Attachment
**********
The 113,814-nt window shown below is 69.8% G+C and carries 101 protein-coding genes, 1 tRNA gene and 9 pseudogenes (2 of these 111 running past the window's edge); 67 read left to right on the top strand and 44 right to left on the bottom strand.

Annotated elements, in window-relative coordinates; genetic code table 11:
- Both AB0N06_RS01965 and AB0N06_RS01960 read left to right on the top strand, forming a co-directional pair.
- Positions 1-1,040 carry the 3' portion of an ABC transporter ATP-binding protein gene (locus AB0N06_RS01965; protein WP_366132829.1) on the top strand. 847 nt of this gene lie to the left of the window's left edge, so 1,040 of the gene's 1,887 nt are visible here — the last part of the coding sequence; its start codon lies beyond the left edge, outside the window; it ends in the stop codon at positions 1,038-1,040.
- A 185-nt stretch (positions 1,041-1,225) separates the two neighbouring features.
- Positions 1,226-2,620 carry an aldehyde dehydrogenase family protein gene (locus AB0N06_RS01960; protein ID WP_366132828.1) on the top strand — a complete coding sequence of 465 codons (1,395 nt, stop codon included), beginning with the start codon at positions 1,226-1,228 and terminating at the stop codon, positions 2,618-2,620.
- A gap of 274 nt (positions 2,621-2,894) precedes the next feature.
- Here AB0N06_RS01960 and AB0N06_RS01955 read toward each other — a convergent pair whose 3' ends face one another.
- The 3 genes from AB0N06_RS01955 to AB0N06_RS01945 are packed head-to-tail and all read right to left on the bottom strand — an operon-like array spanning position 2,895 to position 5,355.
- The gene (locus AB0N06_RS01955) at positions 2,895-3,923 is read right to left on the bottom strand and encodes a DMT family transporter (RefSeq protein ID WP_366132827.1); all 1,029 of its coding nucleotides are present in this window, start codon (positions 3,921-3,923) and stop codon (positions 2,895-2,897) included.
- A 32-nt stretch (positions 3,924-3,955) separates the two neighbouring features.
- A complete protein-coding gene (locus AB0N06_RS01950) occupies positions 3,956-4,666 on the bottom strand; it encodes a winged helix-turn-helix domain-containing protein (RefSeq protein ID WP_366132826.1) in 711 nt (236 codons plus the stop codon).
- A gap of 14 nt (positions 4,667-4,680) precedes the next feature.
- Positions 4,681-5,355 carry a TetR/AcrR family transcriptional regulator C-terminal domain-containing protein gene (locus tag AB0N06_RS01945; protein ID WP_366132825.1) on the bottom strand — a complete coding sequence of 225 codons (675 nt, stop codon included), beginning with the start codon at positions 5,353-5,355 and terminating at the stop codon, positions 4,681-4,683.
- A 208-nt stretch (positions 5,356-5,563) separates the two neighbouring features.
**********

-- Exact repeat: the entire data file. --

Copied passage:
The 113,814-nt window shown below is 69.8% G+C and carries 101 protein-coding genes, 1 tRNA gene and 9 pseudogenes (2 of these 111 running past the window's edge); 67 read left to right on the top strand and 44 right to left on the bottom strand.

Annotated elements, in window-relative coordinates; genetic code table 11:
- Both AB0N06_RS01965 and AB0N06_RS01960 read left to right on the top strand, forming a co-directional pair.
- Positions 1-1,040 carry the 3' portion of an ABC transporter ATP-binding protein gene (locus AB0N06_RS01965; protein WP_366132829.1) on the top strand. 847 nt of this gene lie to the left of the window's left edge, so 1,040 of the gene's 1,887 nt are visible here — the last part of the coding sequence; its start codon lies beyond the left edge, outside the window; it ends in the stop codon at positions 1,038-1,040.
- A 185-nt stretch (positions 1,041-1,225) separates the two neighbouring features.
- Positions 1,226-2,620 carry an aldehyde dehydrogenase family protein gene (locus AB0N06_RS01960; protein ID WP_366132828.1) on the top strand — a complete coding sequence of 465 codons (1,395 nt, stop codon included), beginning with the start codon at positions 1,226-1,228 and terminating at the stop codon, positions 2,618-2,620.
- A gap of 274 nt (positions 2,621-2,894) precedes the next feature.
- Here AB0N06_RS01960 and AB0N06_RS01955 read toward each other — a convergent pair whose 3' ends face one another.
- The 3 genes from AB0N06_RS01955 to AB0N06_RS01945 are packed head-to-tail and all read right to left on the bottom strand — an operon-like array spanning position 2,895 to position 5,355.
- The gene (locus AB0N06_RS01955) at positions 2,895-3,923 is read right to left on the bottom strand and encodes a DMT family transporter (RefSeq protein ID WP_366132827.1); all 1,029 of its coding nucleotides are present in this window, start codon (positions 3,921-3,923) and stop codon (positions 2,895-2,897) included.
- A 32-nt stretch (positions 3,924-3,955) separates the two neighbouring features.
- A complete protein-coding gene (locus AB0N06_RS01950) occupies positions 3,956-4,666 on the bottom strand; it encodes a winged helix-turn-helix domain-containing protein (RefSeq protein ID WP_366132826.1) in 711 nt (236 codons plus the stop codon).
- A gap of 14 nt (positions 4,667-4,680) precedes the next feature.
- Positions 4,681-5,355 carry a TetR/AcrR family transcriptional regulator C-terminal domain-containing protein gene (locus tag AB0N06_RS01945; protein ID WP_366132825.1) on the bottom strand — a complete coding sequence of 225 codons (675 nt, stop codon included), beginning with the start codon at positions 5,353-5,355 and terminating at the stop codon, positions 4,681-4,683.
- A 208-nt stretch (positions 5,356-5,563) separates the two neighbouring features.